A U.S. District judge has set a Friday hearing to consider whether a lawsuit challenging the state's third-grade retention policies should be decided by a federal court, a new twist in an evolving legal fight over Florida's standardized testing system.
The Florida Department of Education and six school districts facing a lawsuit before Leon County Circuit Judge Karen Gievers asked the federal court to intervene, saying the case raises federal issues in addition to state ones. The original claim by a group of parents challenging the retention policies raised equal-protection and due-process objections under both the Florida and U.S. constitutions.
At the center of the case is a battle over whether students can "opt out" of the Florida Standards Assessment for third grade, which is generally used to help decide whether a child can move up to the fourth grade.
Parents who filed the lawsuit believe state law gives them the right to tell their children not to answer questions on the standardized test. But while the law spells out ways to advance that don't require passing the assessment, the Florida Department of Education and school districts say that doesn't give students the opportunity to refuse to take it.
At a hearing last week, Gievers declined to immediately order the students to be allowed to start fourth grade. But she signaled she had concerns about the state law and later scheduled a hearing for Monday morning. That hearing is now canceled, according to the Leon County clerk of courts website.
The federal filing by the Department of Education and the school districts —- Broward, Hernando, Orange, Osceola, Seminole and Pasco counties —- offers little in the way of explanation for the move beyond highlighting the federal claims in the lawsuit. Sarasota County, which was also originally a defendant, has been dismissed because it promoted one of the students at the heart of the case to the fourth grade.
An attorney for the parents of the students filed a motion Thursday with the federal court to drop the claims under the U.S. Constitution, which would leave just the state claims remaining. The lawyer, Andrea Mogensen, also filed a request for the federal court to return the case to the state level. Friday's hearing is before U.S. District Judge Mark Walker.
"The remaining state law claims raise novel issues of state law that no Florida court has adjudicated," Mogensen wrote. "There are no remaining federal claims."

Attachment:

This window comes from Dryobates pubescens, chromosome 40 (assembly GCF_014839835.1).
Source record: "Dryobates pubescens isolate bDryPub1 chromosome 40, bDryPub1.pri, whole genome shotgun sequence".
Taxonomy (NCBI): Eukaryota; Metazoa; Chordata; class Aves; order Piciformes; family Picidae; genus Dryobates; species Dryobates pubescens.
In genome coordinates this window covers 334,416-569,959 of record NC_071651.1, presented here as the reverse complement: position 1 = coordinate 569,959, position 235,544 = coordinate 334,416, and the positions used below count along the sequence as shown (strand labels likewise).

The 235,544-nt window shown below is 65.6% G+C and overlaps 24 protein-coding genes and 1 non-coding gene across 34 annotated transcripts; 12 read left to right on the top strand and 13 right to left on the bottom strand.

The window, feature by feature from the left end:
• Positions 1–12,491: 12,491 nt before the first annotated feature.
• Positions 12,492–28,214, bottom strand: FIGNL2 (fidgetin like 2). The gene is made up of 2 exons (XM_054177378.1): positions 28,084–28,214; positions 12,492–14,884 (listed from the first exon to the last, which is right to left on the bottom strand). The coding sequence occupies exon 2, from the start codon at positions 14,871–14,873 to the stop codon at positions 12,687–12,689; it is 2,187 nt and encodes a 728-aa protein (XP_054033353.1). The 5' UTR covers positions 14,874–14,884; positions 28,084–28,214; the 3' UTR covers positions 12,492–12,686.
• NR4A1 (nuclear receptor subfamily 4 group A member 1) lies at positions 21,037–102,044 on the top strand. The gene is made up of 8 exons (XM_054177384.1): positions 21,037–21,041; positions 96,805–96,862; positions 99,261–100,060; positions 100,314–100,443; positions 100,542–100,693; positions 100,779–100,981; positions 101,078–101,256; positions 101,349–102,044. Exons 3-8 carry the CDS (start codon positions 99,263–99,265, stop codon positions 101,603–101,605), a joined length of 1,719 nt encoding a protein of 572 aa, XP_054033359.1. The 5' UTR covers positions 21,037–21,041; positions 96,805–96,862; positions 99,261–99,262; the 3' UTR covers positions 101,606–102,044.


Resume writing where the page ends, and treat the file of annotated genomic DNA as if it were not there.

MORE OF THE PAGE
The original lawsuit, filed last week, argues that a requirement that students take the standardized test is irrational. Also, it says a confusing array of instructions from state and local officials during the past school year resulted in students who opted out being allowed to move on without test scores in some cases, but not in others.
The standardized tests are one of the hallmarks of the education-reform movement that swept Florida in the 1990s and early 2000s. They are meant to prevent "social promotion," where teachers give passing marks on report cards so students can move on with peers, regardless of whether the students have learned the required material.
The parents in the lawsuit say their children earned good grades and were ready to move on, and that in many cases there was no warning about the possibility of the children being held back because of reading issues until they refused to take the test.
In the hearing last week, which at times grew emotional, Gievers indicated she was sympathetic to the case being made by the parents and their students. But she wanted to make sure education officials were given enough time to respond so her decision wouldn't be overturned on appeal.
"I don't like what I'm seeing as far as youngsters being made sad and not being in classes they think they belong in," Gievers said as she addressed the families, "but I don't have the legal authority, if I do my job right, to take away the right of every party to have enough time to properly prepare."